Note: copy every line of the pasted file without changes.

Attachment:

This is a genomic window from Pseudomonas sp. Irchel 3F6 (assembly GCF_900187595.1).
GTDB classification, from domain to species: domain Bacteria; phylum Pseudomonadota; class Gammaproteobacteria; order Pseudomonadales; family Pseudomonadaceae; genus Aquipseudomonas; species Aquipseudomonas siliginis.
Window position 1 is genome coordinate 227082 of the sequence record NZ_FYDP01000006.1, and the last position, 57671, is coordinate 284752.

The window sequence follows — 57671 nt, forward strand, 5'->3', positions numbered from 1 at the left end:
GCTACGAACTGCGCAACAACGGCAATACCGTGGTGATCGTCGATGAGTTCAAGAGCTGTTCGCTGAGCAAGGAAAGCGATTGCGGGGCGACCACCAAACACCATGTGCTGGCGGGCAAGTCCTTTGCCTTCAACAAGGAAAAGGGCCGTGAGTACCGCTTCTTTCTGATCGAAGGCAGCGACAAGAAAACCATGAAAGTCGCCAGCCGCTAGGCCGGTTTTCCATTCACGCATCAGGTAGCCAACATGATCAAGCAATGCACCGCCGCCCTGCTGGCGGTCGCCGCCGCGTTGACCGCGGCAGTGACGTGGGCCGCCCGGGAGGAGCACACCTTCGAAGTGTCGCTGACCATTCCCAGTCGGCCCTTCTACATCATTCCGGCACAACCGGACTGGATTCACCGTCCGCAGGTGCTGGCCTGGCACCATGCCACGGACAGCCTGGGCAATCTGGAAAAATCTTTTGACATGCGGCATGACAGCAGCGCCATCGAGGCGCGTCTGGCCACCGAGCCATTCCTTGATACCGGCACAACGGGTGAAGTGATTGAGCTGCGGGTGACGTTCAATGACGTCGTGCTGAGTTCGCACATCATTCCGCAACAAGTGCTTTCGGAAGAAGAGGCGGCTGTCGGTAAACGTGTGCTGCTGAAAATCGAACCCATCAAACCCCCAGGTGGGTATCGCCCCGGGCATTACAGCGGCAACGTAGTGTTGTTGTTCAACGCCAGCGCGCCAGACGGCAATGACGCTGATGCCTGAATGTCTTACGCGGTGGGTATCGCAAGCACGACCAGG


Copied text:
This is a genomic window from Pseudomonas sp. Irchel 3F6 (assembly GCF_900187595.1).
GTDB classification, from domain to species: domain Bacteria; phylum Pseudomonadota; class Gammaproteobacteria; order Pseudomonadales; family Pseudomonadaceae; genus Aquipseudomonas; species Aquipseudomonas siliginis.
Window position 1 is genome coordinate 227082 of the sequence record NZ_FYDP01000006.1, and the last position, 57671, is coordinate 284752.

The window sequence follows — 57671 nt, forward strand, 5'->3', positions numbered from 1 at the left end:
GCTACGAACTGCGCAACAACGGCAATACCGTGGTGATCGTCGATGAGTTCAAGAGCTGTTCGCTGAGCAAGGAAAGCGATTGCGGGGCGACCACCAAACACCATGTGCTGGCGGGCAAGTCCTTTGCCTTCAACAAGGAAAAGGGCCGTGAGTACCGCTTCTTTCTGATCGAAGGCAGCGACAAGAAAACCATGAAAGTCGCCAGCCGCTAGGCCGGTTTTCCATTCACGCATCAGGTAGCCAACATGATCAAGCAATGCACCGCCGCCCTGCTGGCGGTCGCCGCCGCGTTGACCGCGGCAGTGACGTGGGCCGCCCGGGAGGAGCACACCTTCGAAGTGTCGCTGACCATTCCCAGTCGGCCCTTCTACATCATTCCGGCACAACCGGACTGGATTCACCGTCCGCAGGTGCTGGCCTGGCACCATGCCACGGACAGCCTGGGCAATCTGGAAAAATCTTTTGACATGCGGCATGACAGCAGCGCCATCGAGGCGCGTCTGGCCACCGAGCCATTCCTTGATACCGGCACAACGGGTGAAGTGATTGAGCTGCGGGTGACGTTCAATGACGTCGTGCTGAGTTCGCACATCATTCCGCAACAAGTGCTTTCGGAAGAAGAGGCGGCTGTCGGTAAACGTGTGCTGCTGAAAATCGAACCCATCAAACCCCCAGGTGGGTATCGCCCCGGGCATTACAGCGGCAACGTAGTGTTGTTGTTCAACGCCAGCGCGCCAGACGGCAATGACGCTGATGCCTGAATGTCTTACGCGGTGGGTATCGCAAGCACGACCAGG